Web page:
“They’re staying in Texas,” I say. “They like being so close to family. Devon’s dad is opening a new restaurant.”

I make my voice steady and bright, like it’s fine with me that my best friend is thousands of miles away. I don’t tell Gia I’m not talking to Devon anymore, that I’ve ignored his millions of texts and calls and DMs.

Why didn’t Devon tell me he wasn’t coming back?

Gia eyes me. She looks so different—that’s why I didn’t recognize her at first. She’s taller, and her hair’s longer and curlier. All last year I saw her on Zoom. But seeing someone in a little box on the screen is different from seeing them right in front of you.

I bet I look different too.

More and more kids are rushing along the sidewalk, heading toward the school. Someone calls Gia’s name.

“See you, Elijah!” Gia says as she turns and hurries away.

She wants to be friends, Devon’s voice whispers in my mind.

What does it matter to you? I whisper back to invisible Devon. You’re gone.

Didn’t I tell you how annoying Devon is? I’m better off without him, right?

I need to stop thinking about him too.

I hang back on the sidewalk until most of the kids have gone inside the school. Then I put on my mask and head up the steep stone stairs, staring up at the WELCOME BACK banner.

I push through the heavy door and it hits me—that smell of school. That mysterious mix of floor cleaner and sweaty kids, Sharpies and French toast sticks, teachers’ coffee and bananas in lunch boxes. It’s not bad. It’s just like nothing else in the world.

And something happens to me when I breathe it in. My head fills up with swirling memories—Devon and me racing around the playground, shooting hoops, sitting on the floor in the library listening to Mrs. Lincoln reading Harry Potter. Doing our secret handshake on the blacktop—thumbs hooked, hands clasped, high fives up to the sky.

How can I start school without Devon?

I feel dizzy. Oh no. What if I puke?

I stagger through the hallway and pull open the first door I find.

Quickly, I enter a small, dark room. I shut the door hard and stand there in the pitch dark, my eyes squeezed shut. Minutes tick by. The bell rings. The hall outside is quiet.

Finally, I’m not dizzy. I open my eyes.

Where am I?

I fumble around the wall and flick the light switch.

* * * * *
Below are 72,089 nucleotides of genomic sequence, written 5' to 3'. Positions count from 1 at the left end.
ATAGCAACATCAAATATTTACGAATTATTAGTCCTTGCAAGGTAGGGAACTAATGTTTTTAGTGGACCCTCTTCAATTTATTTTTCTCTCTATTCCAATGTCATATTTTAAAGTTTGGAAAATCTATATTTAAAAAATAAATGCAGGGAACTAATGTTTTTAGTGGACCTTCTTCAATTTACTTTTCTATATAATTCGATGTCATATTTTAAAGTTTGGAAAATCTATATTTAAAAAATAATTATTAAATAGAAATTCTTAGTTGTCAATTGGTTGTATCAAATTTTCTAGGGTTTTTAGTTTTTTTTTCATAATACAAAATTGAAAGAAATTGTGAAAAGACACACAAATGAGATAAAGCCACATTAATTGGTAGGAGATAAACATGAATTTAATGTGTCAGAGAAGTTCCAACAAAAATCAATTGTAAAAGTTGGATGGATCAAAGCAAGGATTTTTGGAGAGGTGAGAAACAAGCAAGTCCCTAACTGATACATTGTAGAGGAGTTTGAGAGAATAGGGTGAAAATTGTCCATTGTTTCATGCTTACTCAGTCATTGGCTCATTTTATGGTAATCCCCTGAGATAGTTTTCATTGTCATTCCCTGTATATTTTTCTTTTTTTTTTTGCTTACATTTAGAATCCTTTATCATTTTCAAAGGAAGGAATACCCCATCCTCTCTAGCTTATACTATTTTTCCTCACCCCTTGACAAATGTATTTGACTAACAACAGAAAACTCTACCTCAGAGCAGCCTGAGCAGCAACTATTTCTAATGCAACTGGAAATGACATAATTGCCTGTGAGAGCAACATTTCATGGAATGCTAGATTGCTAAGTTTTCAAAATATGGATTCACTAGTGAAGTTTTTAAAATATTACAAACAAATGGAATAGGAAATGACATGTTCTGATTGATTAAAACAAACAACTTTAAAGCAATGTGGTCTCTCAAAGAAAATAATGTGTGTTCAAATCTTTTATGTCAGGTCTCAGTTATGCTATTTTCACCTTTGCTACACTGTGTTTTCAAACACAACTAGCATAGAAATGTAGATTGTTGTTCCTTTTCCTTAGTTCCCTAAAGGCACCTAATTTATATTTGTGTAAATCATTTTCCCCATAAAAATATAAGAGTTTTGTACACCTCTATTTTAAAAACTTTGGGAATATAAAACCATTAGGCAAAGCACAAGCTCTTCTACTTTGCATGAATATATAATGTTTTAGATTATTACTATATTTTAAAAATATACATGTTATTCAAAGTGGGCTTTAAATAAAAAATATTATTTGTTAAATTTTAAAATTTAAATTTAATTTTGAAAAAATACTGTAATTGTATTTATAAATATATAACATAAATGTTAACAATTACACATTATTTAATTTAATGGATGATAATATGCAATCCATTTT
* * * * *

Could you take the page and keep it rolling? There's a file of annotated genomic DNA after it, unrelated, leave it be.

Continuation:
I look around . . .

Oh no. No, no, no.

I’d rather be in a haunted dungeon than be here . . . in the teachers’ bathroom!

I turn the knob and pull the door. It won’t budge. I yank harder. Nothing.

It’s the first day of fifth grade. I’m stuck in the teachers’ bathroom.

This is definitely not normal.

The morning announcements come and go. I imagine Mr. Temple taking attendance, calling my name.

Elijah Philips? Where is he?

My heart starts to pound. What will happen to me in here? I could starve. They’ll find my skeleton. What a way to go, locked in the teachers’ bathroom!

I hear a sound somewhere close—laughing. But it’s not coming from my mouth. It’s in my head.

It’s Devon’s laugh. Did I tell you how annoying his laugh is? The kid sounds like a sick donkey.

Shhhh, I whisper—out loud.

But this is funny.

No, it’s not.

Yep, it is.

He laughs harder. I picture him doubled over, tears pouring from his laughing face.

I hear another noise.

I’m laughing too. The sound fills the teachers’ bathroom.

Try the door again, Devon says. Push, genius.

I turn the knob. I push. The door opens.

Did I tell you that Devon is really smart?

I step out and almost smash into someone. A tall lady in a flowered dress.

It’s Mrs. Lincoln, our librarian.

“Elijah!” she says, way too loud. Not mad loud. Happy loud. “You’re home!”

She puts her hand on my shoulder. Somehow, I see her huge smile behind her mask.

“Get to class,” she says. “I’m sure everyone’s waiting. And you’d better come see me! I want to hear all about Wisconsin. Wait until you see all the new books I have for you!”

We fist-bump and I head down the hall, walking faster and faster.

I run up the flight of stairs and spot room 24. The door is open. I see Gia and other kids. Smiling eyes. Waves.

I hear Devon in my mind again as I step into the room.

Say hi to everyone, Devon says.

I will.

Promise to call me later.

All right.

I miss you.

This story was originally published in the September 2021 issue.

Audio ()
Activities (9)
Quizzes (1)
Audio ()
Activities (9) Download All Activities
Quizzes (1)
Step-by-Step Lesson Plan

1. Preparing to Read

Engage Students, Preview Text Features, and Set a Purpose for Reading